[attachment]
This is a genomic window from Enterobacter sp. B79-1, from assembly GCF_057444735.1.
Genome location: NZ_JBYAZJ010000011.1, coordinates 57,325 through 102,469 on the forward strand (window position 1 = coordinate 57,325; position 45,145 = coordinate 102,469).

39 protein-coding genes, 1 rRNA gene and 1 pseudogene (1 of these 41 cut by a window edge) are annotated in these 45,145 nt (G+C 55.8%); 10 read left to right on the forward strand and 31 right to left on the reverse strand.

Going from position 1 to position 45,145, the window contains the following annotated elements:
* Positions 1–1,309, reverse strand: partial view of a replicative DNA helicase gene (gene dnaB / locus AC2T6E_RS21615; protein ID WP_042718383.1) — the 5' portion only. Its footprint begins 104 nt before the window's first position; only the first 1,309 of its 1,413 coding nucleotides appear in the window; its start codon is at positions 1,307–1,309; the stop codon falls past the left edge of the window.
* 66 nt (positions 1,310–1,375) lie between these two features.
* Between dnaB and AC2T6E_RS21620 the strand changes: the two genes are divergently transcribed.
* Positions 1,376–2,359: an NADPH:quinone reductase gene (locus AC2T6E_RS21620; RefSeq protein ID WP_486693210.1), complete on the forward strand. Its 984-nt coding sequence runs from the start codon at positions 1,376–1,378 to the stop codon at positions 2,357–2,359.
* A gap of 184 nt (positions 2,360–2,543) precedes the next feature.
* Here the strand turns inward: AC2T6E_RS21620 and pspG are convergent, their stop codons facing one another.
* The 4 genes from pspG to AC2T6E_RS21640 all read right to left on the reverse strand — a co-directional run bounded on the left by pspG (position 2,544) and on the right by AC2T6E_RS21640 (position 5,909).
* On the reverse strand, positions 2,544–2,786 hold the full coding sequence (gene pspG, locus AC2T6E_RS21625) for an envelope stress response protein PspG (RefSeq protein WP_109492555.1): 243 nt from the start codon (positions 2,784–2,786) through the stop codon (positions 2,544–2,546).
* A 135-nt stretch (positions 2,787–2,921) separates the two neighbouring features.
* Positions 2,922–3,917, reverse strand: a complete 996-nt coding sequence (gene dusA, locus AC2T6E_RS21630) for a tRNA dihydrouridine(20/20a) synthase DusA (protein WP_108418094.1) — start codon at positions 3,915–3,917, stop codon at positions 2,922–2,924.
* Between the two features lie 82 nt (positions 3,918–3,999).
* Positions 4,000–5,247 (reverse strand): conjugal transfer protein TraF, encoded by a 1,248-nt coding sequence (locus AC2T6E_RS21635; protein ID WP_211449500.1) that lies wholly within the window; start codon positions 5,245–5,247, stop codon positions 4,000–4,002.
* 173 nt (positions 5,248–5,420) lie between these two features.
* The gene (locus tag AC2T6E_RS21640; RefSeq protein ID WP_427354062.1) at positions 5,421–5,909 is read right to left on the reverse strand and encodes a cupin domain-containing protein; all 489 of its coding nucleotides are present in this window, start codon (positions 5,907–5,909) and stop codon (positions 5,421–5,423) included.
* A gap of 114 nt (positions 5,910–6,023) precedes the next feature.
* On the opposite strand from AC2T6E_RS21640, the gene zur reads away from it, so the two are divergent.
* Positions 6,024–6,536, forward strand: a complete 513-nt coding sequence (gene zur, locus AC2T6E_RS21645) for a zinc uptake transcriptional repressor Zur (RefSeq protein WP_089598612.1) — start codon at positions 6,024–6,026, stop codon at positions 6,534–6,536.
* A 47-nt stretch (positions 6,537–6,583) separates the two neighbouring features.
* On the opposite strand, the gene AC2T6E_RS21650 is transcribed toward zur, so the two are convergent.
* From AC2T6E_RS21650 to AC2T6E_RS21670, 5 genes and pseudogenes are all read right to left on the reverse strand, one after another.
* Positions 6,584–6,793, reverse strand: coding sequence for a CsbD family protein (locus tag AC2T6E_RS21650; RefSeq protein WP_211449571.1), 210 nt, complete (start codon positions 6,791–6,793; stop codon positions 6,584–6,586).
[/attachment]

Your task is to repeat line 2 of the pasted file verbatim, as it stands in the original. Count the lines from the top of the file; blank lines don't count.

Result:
Genome location: NZ_JBYAZJ010000011.1, coordinates 57,325 through 102,469 on the forward strand (window position 1 = coordinate 57,325; position 45,145 = coordinate 102,469).